Now the nub of this post, India Pale Ale.  This is a collection of words which should be close to the heart of any right-thinking, and beer-drinking, British person.  India Pale Ale is the very story of industrialisation and the British Empire.  There is plenty that is not glorious in the development of both but India Pale Ale should be celebrated in the same breath as grandest Scotch malt whisky, the most elegant Cognac, the best old vintage port and, yes, the finest traditional wines of Europe.   And yet it isn’t.  Most pub goers are familiar with the acronym ‘IPA’, some know what the initials stand for but less, it would appear, seem to care.  That the best-selling cask beer in Britain is packaged as IPA should be an affront to British sensibilities as it simply cannot be India Pale Ale any more than a Sangiovese / Viognier blend can be Chianti.  The best-selling cask beer in Britain is an ‘ordinary bitter’ using language before ordinary meant bad of course (cf ‘satisfactory’ is now as good as a fail in an Ofsted report – when did this skull-crushing aspiration happen to us?).  It’s perfectly OK, not bad, unremarkable and mediocre, none of which should be words used to describe India Pale Ale.  At it’s inception, IPA was brewed strong and heavily hopped to preserve the beer on it’s long sea journey to the edge of Empire, from London and, most famously, Burton upon Trent to India.  It was a beer brewed to refresh and revive Brits abroad and give them a taste of Blighty whilst they sat in 40 degree heat and 90% humidity.  Britain did a lot wrong in India, and elsewhere in the Empire, but introducing the rest of the world to pale, golden, refreshing beers wasn’t too bad I don’t think.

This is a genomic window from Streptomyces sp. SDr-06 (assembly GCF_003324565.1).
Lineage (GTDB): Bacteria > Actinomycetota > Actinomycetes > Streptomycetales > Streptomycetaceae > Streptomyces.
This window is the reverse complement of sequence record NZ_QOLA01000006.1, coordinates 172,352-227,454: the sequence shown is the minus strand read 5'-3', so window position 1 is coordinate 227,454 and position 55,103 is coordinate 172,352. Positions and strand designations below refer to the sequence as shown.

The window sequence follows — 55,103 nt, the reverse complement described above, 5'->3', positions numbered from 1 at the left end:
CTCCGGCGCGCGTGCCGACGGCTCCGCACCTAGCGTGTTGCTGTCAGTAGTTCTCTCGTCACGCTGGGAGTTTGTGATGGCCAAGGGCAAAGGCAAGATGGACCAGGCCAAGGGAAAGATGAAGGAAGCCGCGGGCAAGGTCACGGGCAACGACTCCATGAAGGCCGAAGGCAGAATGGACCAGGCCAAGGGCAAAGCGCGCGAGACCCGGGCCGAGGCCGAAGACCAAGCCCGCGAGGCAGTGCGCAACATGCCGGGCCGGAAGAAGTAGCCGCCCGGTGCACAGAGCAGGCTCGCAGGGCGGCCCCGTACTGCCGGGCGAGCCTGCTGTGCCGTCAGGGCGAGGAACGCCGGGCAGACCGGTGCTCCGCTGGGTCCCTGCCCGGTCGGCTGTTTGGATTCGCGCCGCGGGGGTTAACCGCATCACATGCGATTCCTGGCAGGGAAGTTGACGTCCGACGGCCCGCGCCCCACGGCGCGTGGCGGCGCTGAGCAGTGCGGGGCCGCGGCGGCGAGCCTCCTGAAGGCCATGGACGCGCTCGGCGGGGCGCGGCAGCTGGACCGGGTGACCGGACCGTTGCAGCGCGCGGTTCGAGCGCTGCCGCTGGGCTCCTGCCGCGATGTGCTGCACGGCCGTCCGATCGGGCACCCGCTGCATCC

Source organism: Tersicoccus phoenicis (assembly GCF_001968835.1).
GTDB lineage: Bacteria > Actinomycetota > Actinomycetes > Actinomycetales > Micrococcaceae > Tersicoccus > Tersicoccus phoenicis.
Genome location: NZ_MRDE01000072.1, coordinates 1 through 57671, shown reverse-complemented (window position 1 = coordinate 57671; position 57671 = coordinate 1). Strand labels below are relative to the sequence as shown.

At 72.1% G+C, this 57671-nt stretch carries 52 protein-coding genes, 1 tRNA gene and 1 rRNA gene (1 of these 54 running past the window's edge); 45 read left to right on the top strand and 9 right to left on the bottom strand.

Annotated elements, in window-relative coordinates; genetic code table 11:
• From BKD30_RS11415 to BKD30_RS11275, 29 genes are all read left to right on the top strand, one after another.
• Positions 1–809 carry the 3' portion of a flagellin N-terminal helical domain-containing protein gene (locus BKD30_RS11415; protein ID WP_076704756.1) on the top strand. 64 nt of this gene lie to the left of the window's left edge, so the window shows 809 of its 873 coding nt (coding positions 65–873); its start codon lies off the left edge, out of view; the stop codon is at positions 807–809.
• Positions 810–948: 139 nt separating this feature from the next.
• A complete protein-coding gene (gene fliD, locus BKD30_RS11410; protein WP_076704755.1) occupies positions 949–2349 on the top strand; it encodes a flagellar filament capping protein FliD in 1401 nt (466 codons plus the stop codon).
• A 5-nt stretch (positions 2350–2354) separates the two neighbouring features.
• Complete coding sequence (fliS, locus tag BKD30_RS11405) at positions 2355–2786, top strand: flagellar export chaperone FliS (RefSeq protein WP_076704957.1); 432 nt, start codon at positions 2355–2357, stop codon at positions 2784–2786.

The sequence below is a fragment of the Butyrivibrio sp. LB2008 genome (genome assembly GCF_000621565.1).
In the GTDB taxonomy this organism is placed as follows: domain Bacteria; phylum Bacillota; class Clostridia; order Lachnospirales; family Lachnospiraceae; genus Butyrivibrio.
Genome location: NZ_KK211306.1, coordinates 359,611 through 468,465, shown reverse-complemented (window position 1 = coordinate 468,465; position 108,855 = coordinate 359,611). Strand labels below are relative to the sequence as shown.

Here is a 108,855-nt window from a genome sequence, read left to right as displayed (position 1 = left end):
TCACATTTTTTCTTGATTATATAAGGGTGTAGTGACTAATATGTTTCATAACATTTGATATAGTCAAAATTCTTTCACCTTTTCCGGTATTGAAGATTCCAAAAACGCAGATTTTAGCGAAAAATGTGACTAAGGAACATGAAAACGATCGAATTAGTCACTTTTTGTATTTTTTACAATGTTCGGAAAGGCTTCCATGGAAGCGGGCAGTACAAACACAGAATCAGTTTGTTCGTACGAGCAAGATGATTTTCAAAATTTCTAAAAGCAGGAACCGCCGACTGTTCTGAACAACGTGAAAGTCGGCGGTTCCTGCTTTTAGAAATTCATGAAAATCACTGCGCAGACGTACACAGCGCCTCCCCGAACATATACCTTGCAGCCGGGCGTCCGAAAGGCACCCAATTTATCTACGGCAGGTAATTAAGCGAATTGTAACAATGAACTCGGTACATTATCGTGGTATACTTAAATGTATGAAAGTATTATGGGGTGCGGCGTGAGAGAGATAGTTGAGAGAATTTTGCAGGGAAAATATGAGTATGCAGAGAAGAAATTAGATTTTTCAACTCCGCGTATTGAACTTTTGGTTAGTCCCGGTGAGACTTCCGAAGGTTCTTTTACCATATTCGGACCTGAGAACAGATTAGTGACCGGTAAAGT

Now I’m not advocating the introduction of legislation to give protection to the term…at least I don’t think I am?  But surely we must venerate this drink that is the progenitor of many of the world’s beer styles from being debased as a 3.6% ordinary bitter?  The “craft brewing” scene (this term will no doubt feature in a future rant-based post – if anybody has any idea what it means please tell me!?) has done much to revive the style and generate interest, beer writers and bloggers do speak of it in hushed, respectful tones but at the same time they come up with Black IPA….How can something be both black and pale?  Of course, it can’t.  A good homebrewing friend of mine brewed a fantastic dark beer brimming over with citrus-laden US hops which was quite delicious but calling it Black IPA did make me wince a little, like nails down a blackboard….that said please can I have some more Andy?